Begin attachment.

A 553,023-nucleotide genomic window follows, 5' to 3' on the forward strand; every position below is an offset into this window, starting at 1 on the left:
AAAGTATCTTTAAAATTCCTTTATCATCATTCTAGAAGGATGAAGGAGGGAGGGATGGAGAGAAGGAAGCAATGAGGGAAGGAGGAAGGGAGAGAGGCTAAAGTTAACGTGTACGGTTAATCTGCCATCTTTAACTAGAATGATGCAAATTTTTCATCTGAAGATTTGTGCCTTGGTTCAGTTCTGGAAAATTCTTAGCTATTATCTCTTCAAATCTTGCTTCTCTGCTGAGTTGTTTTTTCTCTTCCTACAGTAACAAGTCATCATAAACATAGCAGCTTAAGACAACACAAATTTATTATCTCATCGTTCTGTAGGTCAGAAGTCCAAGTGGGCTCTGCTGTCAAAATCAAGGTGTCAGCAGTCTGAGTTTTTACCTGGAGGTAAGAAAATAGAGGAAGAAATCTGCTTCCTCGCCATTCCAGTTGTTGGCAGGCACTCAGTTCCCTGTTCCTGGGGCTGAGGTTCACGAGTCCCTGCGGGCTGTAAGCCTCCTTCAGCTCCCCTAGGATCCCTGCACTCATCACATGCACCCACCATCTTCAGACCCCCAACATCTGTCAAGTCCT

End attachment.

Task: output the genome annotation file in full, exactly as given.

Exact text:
A 553,023-nucleotide genomic window follows, 5' to 3' on the forward strand; every position below is an offset into this window, starting at 1 on the left:
AAAGTATCTTTAAAATTCCTTTATCATCATTCTAGAAGGATGAAGGAGGGAGGGATGGAGAGAAGGAAGCAATGAGGGAAGGAGGAAGGGAGAGAGGCTAAAGTTAACGTGTACGGTTAATCTGCCATCTTTAACTAGAATGATGCAAATTTTTCATCTGAAGATTTGTGCCTTGGTTCAGTTCTGGAAAATTCTTAGCTATTATCTCTTCAAATCTTGCTTCTCTGCTGAGTTGTTTTTTCTCTTCCTACAGTAACAAGTCATCATAAACATAGCAGCTTAAGACAACACAAATTTATTATCTCATCGTTCTGTAGGTCAGAAGTCCAAGTGGGCTCTGCTGTCAAAATCAAGGTGTCAGCAGTCTGAGTTTTTACCTGGAGGTAAGAAAATAGAGGAAGAAATCTGCTTCCTCGCCATTCCAGTTGTTGGCAGGCACTCAGTTCCCTGTTCCTGGGGCTGAGGTTCACGAGTCCCTGCGGGCTGTAAGCCTCCTTCAGCTCCCCTAGGATCCCTGCACTCATCACATGCACCCACCATCTTCAGACCCCCAACATCTGTCAAGTCCT